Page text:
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    o THE Cannes Film Festival 2015 is on. And with it, the glitz, the glamour and the high-profile publicity seekers who fill the quiet, French Riviera town, where strolls on the Croisette are replaced by red carpets, designer gowns and a frenzy of parties and paparazzi. Already Twitter is generating reams on best dressed and worst dressed lists, how French actress and jury member Sophie Marceau got major media flak for her fashion faux pas and wardrobe malfunction, why Matthew McConnaughey got booed, and the derriere-flashing gowns sported by Eva Longoria and Natalie Portman.
    With social media’s reach bigger than ever before, there’s little wonder at why the sublime shares media space with the ridiculous. Cannes, always the chosen launching pad for cinema of note, has also equally been about the attention-grabbers – in pre-social media days, Canne2205SocietyLead1s watchers might recall a starlet called Pia Zadora who stole headlines in a barely-there swimsuit in 1982. So no wonder then that designers are keen to showcase their wares as the images are flashed on every smartphone within minutes.
    Here are some of the highlights from this Cannes red carpet, where celebs always bring their fashion A game: Sonam Kapoor got Twitter attention via jokes and memes for her Big Bird-meets-Swan Lake ensemble by Elie Saab which might have taken an entire aircraft to transport there. Her Abu Jani-Sandeep Khosla black butterfly number fared better, as did Aishwarya Rai Bachchan’s simple white Stella McCartney shirt and trousers, but the latter wasn’t as lucky with her turquoise Elie Saab gown, deemed ‘fussy’. Julianne Moore was dubbed striking, as were Sienna Miller and Lupita Nyong’o.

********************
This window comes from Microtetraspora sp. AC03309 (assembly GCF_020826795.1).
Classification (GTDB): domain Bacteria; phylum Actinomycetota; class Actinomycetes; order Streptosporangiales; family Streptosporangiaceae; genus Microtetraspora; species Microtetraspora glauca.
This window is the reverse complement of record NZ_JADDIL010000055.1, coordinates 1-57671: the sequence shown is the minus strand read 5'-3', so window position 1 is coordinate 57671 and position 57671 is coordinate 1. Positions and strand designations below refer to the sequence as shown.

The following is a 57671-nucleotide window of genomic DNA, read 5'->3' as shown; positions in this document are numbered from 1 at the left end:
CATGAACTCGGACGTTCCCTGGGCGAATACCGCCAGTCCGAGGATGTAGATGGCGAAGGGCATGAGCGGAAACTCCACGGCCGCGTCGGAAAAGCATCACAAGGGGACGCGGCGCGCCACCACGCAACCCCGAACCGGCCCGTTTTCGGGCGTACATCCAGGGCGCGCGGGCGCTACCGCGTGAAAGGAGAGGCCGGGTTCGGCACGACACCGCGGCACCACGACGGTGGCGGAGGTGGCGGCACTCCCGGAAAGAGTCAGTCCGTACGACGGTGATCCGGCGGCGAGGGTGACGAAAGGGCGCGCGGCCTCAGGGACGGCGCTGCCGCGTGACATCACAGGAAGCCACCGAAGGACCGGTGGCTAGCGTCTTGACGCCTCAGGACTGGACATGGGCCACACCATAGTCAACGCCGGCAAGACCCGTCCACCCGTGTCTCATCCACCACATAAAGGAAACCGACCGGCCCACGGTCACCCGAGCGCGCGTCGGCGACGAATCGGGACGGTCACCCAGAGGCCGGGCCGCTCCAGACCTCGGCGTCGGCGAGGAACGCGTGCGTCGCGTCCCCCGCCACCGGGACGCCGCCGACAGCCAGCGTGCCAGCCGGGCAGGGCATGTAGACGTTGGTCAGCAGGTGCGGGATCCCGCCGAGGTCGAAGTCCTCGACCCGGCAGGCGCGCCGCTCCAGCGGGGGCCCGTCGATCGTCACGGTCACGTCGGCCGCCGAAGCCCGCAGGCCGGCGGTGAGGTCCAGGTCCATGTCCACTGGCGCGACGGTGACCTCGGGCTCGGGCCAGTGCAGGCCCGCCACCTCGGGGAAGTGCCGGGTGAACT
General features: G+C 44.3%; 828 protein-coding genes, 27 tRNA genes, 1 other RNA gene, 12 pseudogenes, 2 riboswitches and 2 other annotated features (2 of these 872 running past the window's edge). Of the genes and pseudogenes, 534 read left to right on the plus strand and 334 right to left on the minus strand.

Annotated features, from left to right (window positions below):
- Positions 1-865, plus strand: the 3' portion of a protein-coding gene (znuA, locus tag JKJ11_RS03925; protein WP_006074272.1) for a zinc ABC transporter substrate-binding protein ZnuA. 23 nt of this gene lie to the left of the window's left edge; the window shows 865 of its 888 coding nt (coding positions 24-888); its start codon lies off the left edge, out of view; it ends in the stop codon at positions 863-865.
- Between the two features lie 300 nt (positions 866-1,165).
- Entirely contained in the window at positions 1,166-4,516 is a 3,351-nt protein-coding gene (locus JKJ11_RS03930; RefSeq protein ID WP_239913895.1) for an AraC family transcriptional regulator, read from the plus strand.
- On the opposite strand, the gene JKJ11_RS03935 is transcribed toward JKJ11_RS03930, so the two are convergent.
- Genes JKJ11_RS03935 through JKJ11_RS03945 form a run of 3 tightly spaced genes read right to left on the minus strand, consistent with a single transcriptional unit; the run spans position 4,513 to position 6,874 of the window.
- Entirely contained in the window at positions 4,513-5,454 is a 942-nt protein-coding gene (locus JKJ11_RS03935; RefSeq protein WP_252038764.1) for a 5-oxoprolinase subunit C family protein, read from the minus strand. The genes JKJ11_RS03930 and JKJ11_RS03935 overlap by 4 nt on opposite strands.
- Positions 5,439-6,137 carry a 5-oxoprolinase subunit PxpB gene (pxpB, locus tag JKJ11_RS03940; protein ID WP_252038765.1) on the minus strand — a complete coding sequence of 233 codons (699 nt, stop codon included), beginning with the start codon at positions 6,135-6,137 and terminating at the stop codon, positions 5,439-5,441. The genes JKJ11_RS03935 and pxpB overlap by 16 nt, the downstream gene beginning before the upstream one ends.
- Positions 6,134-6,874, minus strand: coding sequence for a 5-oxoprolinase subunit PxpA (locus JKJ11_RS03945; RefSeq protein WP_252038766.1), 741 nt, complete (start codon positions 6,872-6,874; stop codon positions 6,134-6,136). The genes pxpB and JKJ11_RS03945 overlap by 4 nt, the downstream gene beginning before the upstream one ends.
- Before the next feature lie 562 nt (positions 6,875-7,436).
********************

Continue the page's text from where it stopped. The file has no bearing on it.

The real business – that of films — gets a tad lost in all the hoop-la, but the producers don’t seem to mind. So Disney-Pixar’s Inside Out got public applause and the Cate Blanchett-Rooney Mara 50s lesbian romance, Carol won critical acclaim. Marguerite and Julien, the incestuous love story set in 15th century France got panned, not praised. And film buffs flocked to see the restored black and white post war crime classic, The Third Man (one of my own all-time favourites), which won Palme d’Or in 1949 and is part of the Orson Welles’ tribute. Want more? Try tributes to the legendary Ingrid Bergman and guest of honour, filmmaker Costa Gavras.
    Cannes is ultimately, the supreme example of the light and frothy with the serious and impactful, an event made for modern times and for people of all tastes, preferably with cellphone in hand. Maybe French actor Mathieu Amalric was right when he said, ‘‘Cannes is a circus, so you have to have fun with it.’’ So if you prefer, go ogle the million-dollar diamond collar worn by supermodel Isabeli Fontana at the Chopard party. I’m off to watch Orson Welles’ play, Third Man Harry Lime again on my DVD.

    m firstimpressionbangalore@gmail.com

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